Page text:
So far, roughly 22% of respondents have indicated that they would like to reinvest in hiring and in spending on their existing employees, in order to come back stronger than ever. About 20% of small business owners indicated that they’ll be targeting different groups of customers. For some, this as straightforward as being able to work in-person once again. For others, the pandemic taught them something new about their customer base, and they want to diversify and expand on the people they serve. The takeaway: think about how you can re-engage with your market. Do you customers know that you’re coming back? Are there new clients emerging in your industry as the economy stabilizes?
Several respondents to our original survey also indicated that they were sensitive to the fact that their customers may be hesitant to spend money or have less disposable income than they once did-after all, COVID-19 took a toll on our economy as a whole. As a result, some are offering special reopening promotions for their most loyal, repeat customers or marketing through their social media to allow those clients to claim a discount.
“My reputation is really what I focus on: my attention to detail and building a reputation for doing high quality, thorough work.” Kellenne Vann, Thimble Customer and Owner of Cleaning with Meaning
Kellenne understands an important lesson of building a business: relationships may serve you better, and for longer, than any business loan; a one-time injection of cash can only take you so far, but investing in building a great team or becoming a fixture in your community could sustain a career. And for more and more people who got in the game over the past year, this is your career. You’re in it for the long haul, and all this preparedness will have you ready to meet your opportunity.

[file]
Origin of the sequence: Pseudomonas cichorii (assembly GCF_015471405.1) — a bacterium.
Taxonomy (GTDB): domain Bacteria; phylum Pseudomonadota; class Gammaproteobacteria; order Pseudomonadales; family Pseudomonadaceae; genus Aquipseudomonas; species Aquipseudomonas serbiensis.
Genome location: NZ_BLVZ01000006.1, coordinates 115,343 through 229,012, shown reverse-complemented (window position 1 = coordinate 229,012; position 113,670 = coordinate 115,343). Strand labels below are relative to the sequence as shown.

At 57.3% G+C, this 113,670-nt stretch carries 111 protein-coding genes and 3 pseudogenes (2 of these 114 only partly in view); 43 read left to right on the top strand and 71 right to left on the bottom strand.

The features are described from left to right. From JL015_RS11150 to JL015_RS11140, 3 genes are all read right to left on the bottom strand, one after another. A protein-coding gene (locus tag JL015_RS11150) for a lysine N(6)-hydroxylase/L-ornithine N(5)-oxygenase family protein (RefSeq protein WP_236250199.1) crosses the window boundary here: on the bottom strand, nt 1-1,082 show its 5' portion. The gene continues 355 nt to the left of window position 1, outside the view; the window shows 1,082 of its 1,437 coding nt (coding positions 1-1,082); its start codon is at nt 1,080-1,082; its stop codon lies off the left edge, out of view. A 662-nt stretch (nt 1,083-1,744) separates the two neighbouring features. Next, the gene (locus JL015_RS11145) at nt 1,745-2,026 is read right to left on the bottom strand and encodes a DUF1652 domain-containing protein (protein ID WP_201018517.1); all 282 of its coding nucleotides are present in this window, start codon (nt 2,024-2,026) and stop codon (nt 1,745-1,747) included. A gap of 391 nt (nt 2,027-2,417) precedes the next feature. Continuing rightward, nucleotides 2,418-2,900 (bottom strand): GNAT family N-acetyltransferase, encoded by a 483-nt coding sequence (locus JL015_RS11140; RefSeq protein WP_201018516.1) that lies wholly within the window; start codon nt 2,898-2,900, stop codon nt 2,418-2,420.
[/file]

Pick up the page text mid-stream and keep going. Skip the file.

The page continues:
“If you have a cancellation, you’ve got to make sure there’s enough buffer time for you to replace that client. As a solopreneur, it’s very hard to do the work and get the work at the same time. You can plan all you can, but it’s always great to have a contingency plan in place.” Bryan Kimbell, Thimble Customer and Freelance Marketing Consultant.
Stacking the Deck in Your Favor
We’re on the cusp of a real return to normalcy in America, but at this point, “business as usual” probably sounds as funny to you as “clear PPP guidelines.” You might still be thinking, Will the loans be forgiven?, Will the plastic shields stay up forever?, and most importantly, Do I really have what takes to bounce back? We’re here to say you do.
The Comeback has been all about aligning your health, your money, and your attitude to set yourself up for success, however you define it.
How are you making your comeback? What are you investing in, how are you adapting, and how are you staying motivated? Let us know in the comments below!
In conclusion, pick your chin up, keep your eyes on the prize, and get your hands dirty (then washed, obviously). And share Greenlight by Thimble with another small business owner who needs some pep in their step! We’re rooting for you, and building the best products to serve you, every step of the way.
Definitely spending a lot of money and time re-engaging with my customers and making it known I’m about to be in-person again.
This is great! Interesting to see how performance outlooks vary according to one’s industry/profession.